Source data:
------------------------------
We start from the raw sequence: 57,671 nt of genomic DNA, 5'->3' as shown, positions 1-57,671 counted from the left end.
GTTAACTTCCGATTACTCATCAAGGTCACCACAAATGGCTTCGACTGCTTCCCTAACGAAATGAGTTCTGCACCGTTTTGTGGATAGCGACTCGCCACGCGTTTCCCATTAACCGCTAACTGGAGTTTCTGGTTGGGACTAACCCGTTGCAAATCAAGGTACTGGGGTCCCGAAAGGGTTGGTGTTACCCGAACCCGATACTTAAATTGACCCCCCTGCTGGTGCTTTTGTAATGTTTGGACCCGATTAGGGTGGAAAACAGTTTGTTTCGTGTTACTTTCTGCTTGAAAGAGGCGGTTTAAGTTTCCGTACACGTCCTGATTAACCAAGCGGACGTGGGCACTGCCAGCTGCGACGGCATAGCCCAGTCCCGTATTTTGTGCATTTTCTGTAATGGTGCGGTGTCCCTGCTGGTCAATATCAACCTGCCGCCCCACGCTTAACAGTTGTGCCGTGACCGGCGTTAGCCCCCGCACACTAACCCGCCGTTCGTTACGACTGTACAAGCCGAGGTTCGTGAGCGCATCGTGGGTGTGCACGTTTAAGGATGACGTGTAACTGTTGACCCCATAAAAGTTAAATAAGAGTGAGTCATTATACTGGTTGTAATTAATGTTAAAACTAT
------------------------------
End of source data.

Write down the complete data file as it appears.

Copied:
We start from the raw sequence: 57,671 nt of genomic DNA, 5'->3' as shown, positions 1-57,671 counted from the left end.
GTTAACTTCCGATTACTCATCAAGGTCACCACAAATGGCTTCGACTGCTTCCCTAACGAAATGAGTTCTGCACCGTTTTGTGGATAGCGACTCGCCACGCGTTTCCCATTAACCGCTAACTGGAGTTTCTGGTTGGGACTAACCCGTTGCAAATCAAGGTACTGGGGTCCCGAAAGGGTTGGTGTTACCCGAACCCGATACTTAAATTGACCCCCCTGCTGGTGCTTTTGTAATGTTTGGACCCGATTAGGGTGGAAAACAGTTTGTTTCGTGTTACTTTCTGCTTGAAAGAGGCGGTTTAAGTTTCCGTACACGTCCTGATTAACCAAGCGGACGTGGGCACTGCCAGCTGCGACGGCATAGCCCAGTCCCGTATTTTGTGCATTTTCTGTAATGGTGCGGTGTCCCTGCTGGTCAATATCAACCTGCCGCCCCACGCTTAACAGTTGTGCCGTGACCGGCGTTAGCCCCCGCACACTAACCCGCCGTTCGTTACGACTGTACAAGCCGAGGTTCGTGAGCGCATCGTGGGTGTGCACGTTTAAGGATGACGTGTAACTGTTGACCCCATAAAAGTTAAATAAGAGTGAGTCATTATACTGGTTGTAATTAATGTTAAAACTAT